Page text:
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Death becomes her: A Brief List Of Everyone Who Died @finborough

For a natural process, death is not a topic that comes up naturally for people. We ask how people are doing but expect the response to be “I’m great”, not “I’m not dead yet”. And so for the main character in A Brief List of Everyone Who Died, Graciela has a death issue. Starting with when she was five and found out only after the matter that her parents had her beloved dog euthanised. So Graciela decides that nobody she loves will die from then on. And so this piece becomes a fruitless attempt at how she spends her life trying to avoid death while it is all around her. It’s currently having its world premiere  at the Finborough Theatre . As the play title suggests, it is a brief list of life moments where death and life intervene for the main character, from the passing of relatives, cancer, suicides, accidents and the loss of parents. Playwright Jacob Marx Rice plots the critical moments of the lives of these characters through their passing or the passing of those around them. Howeve

Santa’s coming for us: The Grotto @draytonarmsSW5

The Grotto is an alternative Christmas show for those who feel there isn’t enough blood, gore, and science fiction in traditional Christmas outings. Or you can’t stomach the usual good cheer this time of year. It plays at the Drayton Arms Theatre to satiate those who want to wish less good tidings to people at this time of year.

It opens at a Santas Grotto in some shopping centre.  Layla and Pete are in some Christmas purgatory—dressed as an elf and Santa, Welcoming in children and taking a photo of them on Santa’s lap. They are on a repeat loop all day to the tune of I wish it could be Christmas every day. The music speeds up as the day continues in a frenzy of desperate Christmas cheer. It’s as if the music starts sounding like, “I wish shit could be Christmas”.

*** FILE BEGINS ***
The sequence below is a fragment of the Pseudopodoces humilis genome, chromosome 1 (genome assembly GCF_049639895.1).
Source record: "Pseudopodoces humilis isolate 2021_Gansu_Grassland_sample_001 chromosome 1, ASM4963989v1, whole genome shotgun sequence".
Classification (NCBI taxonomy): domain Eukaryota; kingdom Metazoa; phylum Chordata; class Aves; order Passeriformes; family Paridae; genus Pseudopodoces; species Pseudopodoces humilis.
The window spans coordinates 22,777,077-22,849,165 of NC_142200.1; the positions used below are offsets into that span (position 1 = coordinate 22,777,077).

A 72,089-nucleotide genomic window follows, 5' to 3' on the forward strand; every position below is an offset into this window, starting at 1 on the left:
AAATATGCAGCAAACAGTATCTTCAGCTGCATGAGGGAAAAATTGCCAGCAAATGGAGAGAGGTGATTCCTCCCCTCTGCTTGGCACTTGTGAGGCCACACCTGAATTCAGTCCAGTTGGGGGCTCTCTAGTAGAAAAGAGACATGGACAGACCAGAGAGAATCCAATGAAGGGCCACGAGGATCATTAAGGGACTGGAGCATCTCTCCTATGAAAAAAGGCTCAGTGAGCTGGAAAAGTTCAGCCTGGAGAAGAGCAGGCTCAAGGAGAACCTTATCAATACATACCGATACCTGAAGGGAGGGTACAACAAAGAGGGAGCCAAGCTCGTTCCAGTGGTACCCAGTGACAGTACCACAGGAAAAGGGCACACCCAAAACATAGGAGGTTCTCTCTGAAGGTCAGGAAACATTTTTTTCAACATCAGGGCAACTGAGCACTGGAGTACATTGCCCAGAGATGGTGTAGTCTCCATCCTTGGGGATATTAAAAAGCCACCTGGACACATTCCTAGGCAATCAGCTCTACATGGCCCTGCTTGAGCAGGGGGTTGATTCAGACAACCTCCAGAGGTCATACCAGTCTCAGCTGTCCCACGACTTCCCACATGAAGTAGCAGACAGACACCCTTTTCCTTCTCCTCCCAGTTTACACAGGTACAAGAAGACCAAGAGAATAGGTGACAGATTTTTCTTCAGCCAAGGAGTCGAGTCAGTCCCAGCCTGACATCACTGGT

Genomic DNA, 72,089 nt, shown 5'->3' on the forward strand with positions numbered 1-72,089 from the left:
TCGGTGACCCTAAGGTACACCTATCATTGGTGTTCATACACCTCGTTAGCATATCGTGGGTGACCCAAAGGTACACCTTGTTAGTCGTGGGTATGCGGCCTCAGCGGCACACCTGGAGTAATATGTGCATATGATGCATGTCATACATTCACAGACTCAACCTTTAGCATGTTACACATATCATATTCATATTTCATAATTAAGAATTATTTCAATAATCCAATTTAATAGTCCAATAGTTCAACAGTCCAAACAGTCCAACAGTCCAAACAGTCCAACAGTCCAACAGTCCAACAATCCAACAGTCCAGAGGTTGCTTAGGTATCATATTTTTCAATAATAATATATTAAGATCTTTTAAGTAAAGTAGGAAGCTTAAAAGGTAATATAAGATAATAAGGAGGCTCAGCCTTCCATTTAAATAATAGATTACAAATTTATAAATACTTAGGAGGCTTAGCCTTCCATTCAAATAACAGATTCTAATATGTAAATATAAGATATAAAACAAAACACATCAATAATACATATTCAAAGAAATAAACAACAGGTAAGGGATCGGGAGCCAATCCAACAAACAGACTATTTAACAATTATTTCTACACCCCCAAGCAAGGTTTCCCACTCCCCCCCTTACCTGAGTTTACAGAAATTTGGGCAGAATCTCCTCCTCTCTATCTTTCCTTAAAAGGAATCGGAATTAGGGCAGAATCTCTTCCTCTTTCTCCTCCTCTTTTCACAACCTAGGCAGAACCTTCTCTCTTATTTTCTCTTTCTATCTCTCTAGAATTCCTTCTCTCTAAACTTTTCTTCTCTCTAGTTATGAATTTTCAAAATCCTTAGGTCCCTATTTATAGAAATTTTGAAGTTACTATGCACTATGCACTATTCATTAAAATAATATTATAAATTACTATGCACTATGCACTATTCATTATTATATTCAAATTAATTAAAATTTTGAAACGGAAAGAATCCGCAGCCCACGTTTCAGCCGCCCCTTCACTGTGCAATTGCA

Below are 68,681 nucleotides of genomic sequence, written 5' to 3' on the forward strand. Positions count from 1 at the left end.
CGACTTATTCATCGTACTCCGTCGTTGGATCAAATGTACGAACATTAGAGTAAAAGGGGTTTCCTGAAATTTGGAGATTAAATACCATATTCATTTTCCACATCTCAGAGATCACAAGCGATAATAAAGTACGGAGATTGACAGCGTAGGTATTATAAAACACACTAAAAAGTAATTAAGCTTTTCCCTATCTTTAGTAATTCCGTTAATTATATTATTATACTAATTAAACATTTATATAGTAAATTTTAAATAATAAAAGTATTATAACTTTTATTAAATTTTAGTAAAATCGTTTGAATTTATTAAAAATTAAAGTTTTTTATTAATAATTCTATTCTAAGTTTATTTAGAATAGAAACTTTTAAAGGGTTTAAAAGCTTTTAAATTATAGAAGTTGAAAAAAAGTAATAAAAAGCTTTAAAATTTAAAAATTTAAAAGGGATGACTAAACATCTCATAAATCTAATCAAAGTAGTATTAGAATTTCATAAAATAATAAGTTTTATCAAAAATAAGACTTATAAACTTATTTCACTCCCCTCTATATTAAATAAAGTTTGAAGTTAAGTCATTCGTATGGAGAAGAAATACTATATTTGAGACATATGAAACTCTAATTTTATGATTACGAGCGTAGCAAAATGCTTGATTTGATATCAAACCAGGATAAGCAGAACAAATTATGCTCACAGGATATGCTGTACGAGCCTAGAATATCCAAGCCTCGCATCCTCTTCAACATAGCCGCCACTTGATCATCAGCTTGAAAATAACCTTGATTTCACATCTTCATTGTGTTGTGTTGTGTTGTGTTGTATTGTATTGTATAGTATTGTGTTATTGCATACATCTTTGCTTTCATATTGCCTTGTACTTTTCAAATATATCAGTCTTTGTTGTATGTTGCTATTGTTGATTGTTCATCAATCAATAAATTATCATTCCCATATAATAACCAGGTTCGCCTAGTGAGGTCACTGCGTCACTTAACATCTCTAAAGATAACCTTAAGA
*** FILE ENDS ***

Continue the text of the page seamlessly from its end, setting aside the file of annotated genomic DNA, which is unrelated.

After finishing up for the day in this Christmassy purgatory, Leyla and Pete are visited by a ghostly presence as they have lost their Christmas spirit. Christmas is an endurance event for them of annoying family members and overcooked meat. They were once a couple, but now they have settled down to be friends as they scrape by to earn a living doing temp jobs.  But this is no A Christmas Carol. The ghost has plans for them as the former couple fess up to past mistakes. It becomes a battle to save their souls and escape this Christmassy hell. 

Writer Toby Hampton also plays Pete. He’s a man-child with a heart of bronze. Laurel Marks is the more practical Leyla. They make an amusing couple with some fine comic timing as they open up to each other while opening up bodies and fighting demons. 

It won’t be for all tastes, and the show could have been more fun if the ghost was a more animated Christmas ornament (a puppet or even a pantomime dame, dare one say). But for a show with its very own body cavity search, it’s a bloody alternative Christmas fare.

Written by Toby Hampton and directed by Matthew Parker, The Grotto plays at The Drayton Arms Theatre until 30 December. Merry Christmas!


Production photos by Cam Harle

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